KENNY: Does that mean we need to treat organisations like Facebook, businesses like Facebook, as publishers responsible for the content they publish it in a legal and commercial sense?

ROWLAND: That's very interesting because there was even a recent decision on this that pointed out that for different media organisations, and I'm summarising very briefly here.

KENNY: It's a vast area. We could talk for two hours on this I know.

ROWLAND: We could, but there's this whole question about the responsibility of publishers and what comments are actually put on their pages and who is liable for that. So it opens up a whole aspect there of liability. But I think it's fair to say that in all of this, the consumer has utilised this in what the preliminary report calls some sort of a contract, the sort of the bargain that you have by giving over your data and agreeing to give your attention, so agreeing to see ads and so forth, you get to utilise this vast array of services. But it's sort of come full circle. The question now that many people are asking is how did my data get monetised by everyone else except me?

KENNY: Indeed, indeed. They know more about us than we know about ourselves. Just briefly, I suppose a corollary of all this, we're seeing a lot of job losses again in regional media through WIN newsrooms being shut down. This relates to what's happening with digital convergence, it relates perhaps to the ABC where they get a lot of competition as well. A suppose there's not much of a role for government, but it's worrying isn't? It's a concern.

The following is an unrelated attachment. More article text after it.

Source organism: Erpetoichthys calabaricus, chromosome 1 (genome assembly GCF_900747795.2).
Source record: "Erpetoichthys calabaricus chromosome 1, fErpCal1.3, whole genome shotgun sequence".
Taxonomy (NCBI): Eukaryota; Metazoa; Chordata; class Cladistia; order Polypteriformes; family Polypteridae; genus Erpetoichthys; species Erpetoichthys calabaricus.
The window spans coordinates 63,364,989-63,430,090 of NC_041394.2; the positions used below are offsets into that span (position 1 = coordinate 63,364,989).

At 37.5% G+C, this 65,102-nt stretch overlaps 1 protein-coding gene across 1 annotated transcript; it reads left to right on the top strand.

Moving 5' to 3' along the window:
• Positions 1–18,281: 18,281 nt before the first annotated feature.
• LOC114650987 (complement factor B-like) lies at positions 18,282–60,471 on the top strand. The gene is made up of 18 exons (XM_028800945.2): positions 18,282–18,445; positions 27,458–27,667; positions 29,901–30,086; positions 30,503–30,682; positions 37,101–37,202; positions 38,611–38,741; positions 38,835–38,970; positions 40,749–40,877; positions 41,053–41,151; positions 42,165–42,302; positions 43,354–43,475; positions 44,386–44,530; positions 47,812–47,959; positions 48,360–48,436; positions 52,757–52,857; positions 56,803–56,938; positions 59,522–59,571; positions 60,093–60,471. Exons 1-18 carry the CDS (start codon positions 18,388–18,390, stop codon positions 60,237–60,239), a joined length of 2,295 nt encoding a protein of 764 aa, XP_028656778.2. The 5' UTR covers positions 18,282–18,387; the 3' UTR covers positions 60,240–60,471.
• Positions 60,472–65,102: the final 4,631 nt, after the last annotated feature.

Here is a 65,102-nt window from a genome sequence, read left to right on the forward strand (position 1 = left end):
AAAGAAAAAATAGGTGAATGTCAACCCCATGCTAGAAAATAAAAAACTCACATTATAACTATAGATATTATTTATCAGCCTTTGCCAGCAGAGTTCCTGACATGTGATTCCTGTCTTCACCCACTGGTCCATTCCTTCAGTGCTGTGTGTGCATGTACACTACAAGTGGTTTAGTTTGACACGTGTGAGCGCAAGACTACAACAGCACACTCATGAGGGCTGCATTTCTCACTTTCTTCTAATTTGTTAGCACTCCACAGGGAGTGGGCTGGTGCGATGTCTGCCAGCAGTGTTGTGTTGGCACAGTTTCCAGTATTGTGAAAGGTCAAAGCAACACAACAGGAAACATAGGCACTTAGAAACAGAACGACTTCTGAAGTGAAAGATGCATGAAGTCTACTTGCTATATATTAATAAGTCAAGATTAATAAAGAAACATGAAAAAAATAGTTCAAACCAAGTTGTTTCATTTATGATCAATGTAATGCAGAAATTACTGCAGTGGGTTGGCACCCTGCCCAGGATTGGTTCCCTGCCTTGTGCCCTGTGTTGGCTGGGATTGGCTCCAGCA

ROWLAND: Well, we do want to have as many voices as possible, particularly in the regions and that news of the latest closures by WIN, which as you would well know is not the first, in fact, there's been a long line of regional newsrooms being closed. That newsgathering function is vitally important for these communities. It's going to be small businesses, local councils, consumers in those areas who will have less choice over their news. The conundrum of course Chris is that people value localism.

KENNY: Yeah. They sure do. 

ROWLAND: But localism is expensive, and as the Digital Platforms Inquiry has pointed out, the vast amount of advertising dollars going to digital has seriously impacted there. But we do need a plan Chris. We need a plan to address the need to support public interest journalism, particularly in areas where the legacy media, so TV for example, is still the most stable ubiquitous, free platform there is, and where broadband is often not up to scratch to get anything else.

KENNY: Michelle, thanks so much for coming in for a chat. Easy, wasn't it? As friendly as an ABC show. Thanks very much. 

ROWLAND: Pleasure.

KENNY: Michelle Rowland there, the Shadow Communications Minister.